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UNICEF won't stop until every girl is back in school.
 

As schools reopen around the world, more than 10 million girls may not be able to return to the classroom — not now, not ever. As schools reopen around the world, more than 10 million girls may not be able to return to the classroom — not now, not ever.

Girls need UNICEF's help to return to school, to stay in school and to keep thriving every day.

  • While school closures during the COVID-19 pandemic affected more than a billion children, girls' futures were jeopardized the most.
  • Remote learning tended to be less accessible to girls than boys; some fathers reported discouraging their daughters from using the internet during COVID-19.
  • As already vulnerable families were pushed deeper into poverty, the pressures on girls to go to work or to marry increased. Take away the daily structure and safety that schools provide, and the risks of early marriage, early pregnancy and child labor multiply.
  • Before the pandemic, girls ages 10 to 14 were already spending roughly 50 percent more time doing chores than boys do; with schools reopening, household responsibilities — caring for siblings, feeding livestock, fetching water — are overwhelming their chances of returning to a classroom.
  • Girls ages 12 to 17 are at particular risk of dropping out of school for good — and suffering layered and lasting harms as a result. Girls who complete secondary school are more likely to escape poverty and to see their own children survive and thrive.
  • In Afghanistan, access to education has long been a challenge for girls. Cultural practices, displacement and other barriers continue to keep over 2 million girls out of of school.
  • Over 750 schools in the eastern region of Ukraine have been damaged or destroyed by fighting since 2014. As conflict swiftly escalates in the country, heavy weapons fire has damaged even more schools. Children who are fleeing the country — with or without their families — face lifelong education losses.

Advocate on behalf of girls — urge Congress to address the barriers that keep girls from accessing a quality education, by supporting the bipartisan Keeping Girls in School Act.

Advocate on behalf of girls — urge Congress to support the bipartisan Keeping Girls in School Act.

 

Why donate to UNICEF? It's a smart way to make your money go further for children:UNICEF makes your online donations go further for children

  • UNICEF supports education in emergencies: In Ukraine, UNICEF is supporting school staff training and working to create and maintain safe learning environments for children in conflict-affected areas. UNICEF is also working with partners to help schools strengthen capacities to deliver quality, inclusive instruction by providing education materials and supplies.
  • UNICEF is working relentlessly to get girls back to school: After pandemic pauses, together with partners, UNICEF is helping countries build back stronger educational systems that address girls’ needs and bolster their progress. That means helping nations overcome setbacks in learning, supporting teachers with cash incentives and training and defending girls’ basic right to education in places like Afghanistan.
  • UNICEF works nonstop to protect girls' rights: Helping girls access their basic right to learn means relentlessly supporting local programs that remove major obstacles, such as child marriage and child labor; improving access to safe water to ease the water burden; and improving sanitation and hygiene facilities in schools to facilitate attendance during girls' menstrual periods.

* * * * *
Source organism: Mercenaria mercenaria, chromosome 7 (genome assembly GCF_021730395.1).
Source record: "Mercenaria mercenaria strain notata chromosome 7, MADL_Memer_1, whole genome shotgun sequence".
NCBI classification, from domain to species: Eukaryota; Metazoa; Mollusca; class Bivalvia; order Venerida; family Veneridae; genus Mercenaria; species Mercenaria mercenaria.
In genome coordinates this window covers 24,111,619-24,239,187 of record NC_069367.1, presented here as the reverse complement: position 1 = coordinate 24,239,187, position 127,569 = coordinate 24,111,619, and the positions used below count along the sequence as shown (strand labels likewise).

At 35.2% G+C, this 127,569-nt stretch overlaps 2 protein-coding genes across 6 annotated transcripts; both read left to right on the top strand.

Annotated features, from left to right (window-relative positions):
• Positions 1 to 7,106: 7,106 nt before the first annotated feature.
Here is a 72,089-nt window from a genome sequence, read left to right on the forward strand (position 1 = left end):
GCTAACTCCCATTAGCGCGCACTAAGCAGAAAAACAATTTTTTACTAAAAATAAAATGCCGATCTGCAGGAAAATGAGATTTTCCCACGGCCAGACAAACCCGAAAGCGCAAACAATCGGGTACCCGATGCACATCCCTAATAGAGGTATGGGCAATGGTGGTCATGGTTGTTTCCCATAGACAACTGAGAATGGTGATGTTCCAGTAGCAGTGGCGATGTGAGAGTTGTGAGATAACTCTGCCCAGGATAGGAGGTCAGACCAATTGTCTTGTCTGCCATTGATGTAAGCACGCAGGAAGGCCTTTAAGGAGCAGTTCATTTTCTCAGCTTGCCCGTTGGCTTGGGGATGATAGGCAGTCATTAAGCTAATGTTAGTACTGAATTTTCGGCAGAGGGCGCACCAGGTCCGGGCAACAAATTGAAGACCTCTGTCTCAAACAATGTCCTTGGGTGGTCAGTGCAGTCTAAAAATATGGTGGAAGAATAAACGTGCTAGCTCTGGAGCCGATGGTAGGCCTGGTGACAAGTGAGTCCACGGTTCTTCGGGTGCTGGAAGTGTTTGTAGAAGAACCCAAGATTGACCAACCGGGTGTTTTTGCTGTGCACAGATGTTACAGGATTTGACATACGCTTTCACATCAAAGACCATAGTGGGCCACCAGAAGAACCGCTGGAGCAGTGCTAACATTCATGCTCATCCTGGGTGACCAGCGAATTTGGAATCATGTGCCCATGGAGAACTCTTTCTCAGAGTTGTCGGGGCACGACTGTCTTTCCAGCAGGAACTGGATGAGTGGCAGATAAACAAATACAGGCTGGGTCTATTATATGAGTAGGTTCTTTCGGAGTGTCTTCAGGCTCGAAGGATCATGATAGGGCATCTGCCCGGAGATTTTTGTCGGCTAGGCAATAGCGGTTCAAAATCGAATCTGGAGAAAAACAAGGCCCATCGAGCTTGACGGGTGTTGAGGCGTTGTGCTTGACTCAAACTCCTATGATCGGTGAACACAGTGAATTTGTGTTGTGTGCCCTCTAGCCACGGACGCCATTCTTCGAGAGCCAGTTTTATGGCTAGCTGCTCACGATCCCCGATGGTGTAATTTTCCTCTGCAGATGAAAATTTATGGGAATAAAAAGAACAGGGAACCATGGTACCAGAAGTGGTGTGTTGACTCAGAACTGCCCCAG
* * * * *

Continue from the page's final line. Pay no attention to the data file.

• UNICEF provides essential learning supplies: Books, backpacks, desks and other basics are needed to help more children — and more girls — afford and complete their education. UNICEF supplies tens of millions of children with learning materials every year.
  • UNICEF levels the playing field: 2.8 million households benefited from cash assistance to meet families’ basic needs and relieve the economic pressures that can force children to go to work — not school.
  • UNICEF supports education in emergencies, maintaining safe learning environments for children in Ukraine and other conflict-affected areas.
  • UNICEF is helping countries build back stronger educational systems that address girls’ needs and bolster their progress.
  • UNICEF's water and sanitation interventions, among other programs with local partners, effectively eliminate many of the barriers to education that girls face.
  • UNICEF supplies tens of millions of children with essential items like books, backpacks and desks to support their learning every year.
  • UNICEF helps relieve pressures on families that can force children to go to work, not school.
  • UNICEF prioritizes the education of children with disabilities.

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Meet the UNICEF workers helping kids around the world

We won't stop until we bring good health to every child
We won't stop until every child has clean water
We won't stop until we help every child learn
We won't stop until we reach every child in crisis
We won't stop until we treat every malnourished child
We won't stop until we protect every child
We won't stop until every child has a voice

UNICEF: saving and changing lives

13-years-old, Nanyonjo went to primary school in Eastern Uganda before COVID-19 lockdowns forced her to start listening to her math, science and English lessons on the radio. But thanks to an educational technology system UNICEF installed at her school, Nanyonjo has taken her education into her own hands.

13-years-old, Nanyonjo went to primary school in Eastern Uganda before COVID-19 lockdowns forced her to start listening to her math, science and English lessons on the radio. But thanks to an educational technology system UNICEF installed at her school, Nanyonjo has taken her education into her own hands.